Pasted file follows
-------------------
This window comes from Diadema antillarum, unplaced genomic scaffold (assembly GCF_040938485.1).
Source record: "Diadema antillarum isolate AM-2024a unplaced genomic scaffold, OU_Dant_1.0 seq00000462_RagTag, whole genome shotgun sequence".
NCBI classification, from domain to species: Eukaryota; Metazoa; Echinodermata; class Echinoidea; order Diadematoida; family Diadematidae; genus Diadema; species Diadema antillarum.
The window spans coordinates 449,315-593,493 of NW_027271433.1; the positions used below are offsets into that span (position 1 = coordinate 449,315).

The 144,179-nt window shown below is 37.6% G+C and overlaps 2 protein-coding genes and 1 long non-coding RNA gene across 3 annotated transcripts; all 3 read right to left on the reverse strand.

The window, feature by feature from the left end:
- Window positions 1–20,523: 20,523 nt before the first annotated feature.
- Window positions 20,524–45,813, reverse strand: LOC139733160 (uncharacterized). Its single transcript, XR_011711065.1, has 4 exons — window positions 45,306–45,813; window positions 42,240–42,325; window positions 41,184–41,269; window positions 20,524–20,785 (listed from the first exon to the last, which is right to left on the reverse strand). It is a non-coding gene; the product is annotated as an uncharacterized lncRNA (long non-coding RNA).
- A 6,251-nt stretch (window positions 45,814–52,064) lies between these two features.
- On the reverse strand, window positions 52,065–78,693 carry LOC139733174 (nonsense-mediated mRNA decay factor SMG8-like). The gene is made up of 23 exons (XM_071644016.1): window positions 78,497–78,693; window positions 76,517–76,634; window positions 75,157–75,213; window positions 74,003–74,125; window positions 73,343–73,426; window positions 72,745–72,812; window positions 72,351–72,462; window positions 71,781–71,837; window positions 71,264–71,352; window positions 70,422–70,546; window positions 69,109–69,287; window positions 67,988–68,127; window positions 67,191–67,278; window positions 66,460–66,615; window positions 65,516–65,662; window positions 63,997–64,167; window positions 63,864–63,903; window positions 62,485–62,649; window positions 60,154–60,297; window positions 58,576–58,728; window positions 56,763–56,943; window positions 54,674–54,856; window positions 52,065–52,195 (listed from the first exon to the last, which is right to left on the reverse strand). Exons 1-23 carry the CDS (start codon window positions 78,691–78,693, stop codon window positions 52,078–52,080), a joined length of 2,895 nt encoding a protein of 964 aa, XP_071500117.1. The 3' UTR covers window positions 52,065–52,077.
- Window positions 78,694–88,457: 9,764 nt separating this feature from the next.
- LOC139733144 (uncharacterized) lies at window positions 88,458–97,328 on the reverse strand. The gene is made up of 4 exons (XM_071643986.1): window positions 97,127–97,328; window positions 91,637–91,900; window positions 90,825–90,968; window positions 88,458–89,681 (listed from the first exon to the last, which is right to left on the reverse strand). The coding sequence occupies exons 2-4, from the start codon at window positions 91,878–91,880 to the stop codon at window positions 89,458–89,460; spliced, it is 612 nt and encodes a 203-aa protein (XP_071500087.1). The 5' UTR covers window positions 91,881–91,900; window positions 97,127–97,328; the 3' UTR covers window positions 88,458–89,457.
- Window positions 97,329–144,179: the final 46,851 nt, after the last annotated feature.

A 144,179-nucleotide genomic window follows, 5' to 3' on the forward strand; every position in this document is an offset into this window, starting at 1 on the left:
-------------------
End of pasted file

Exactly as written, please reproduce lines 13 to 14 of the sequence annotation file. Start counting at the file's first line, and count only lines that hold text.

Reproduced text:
- Window positions 97,329–144,179: the final 46,851 nt, after the last annotated feature.

A 144,179-nucleotide genomic window follows, 5' to 3' on the forward strand; every position in this document is an offset into this window, starting at 1 on the left: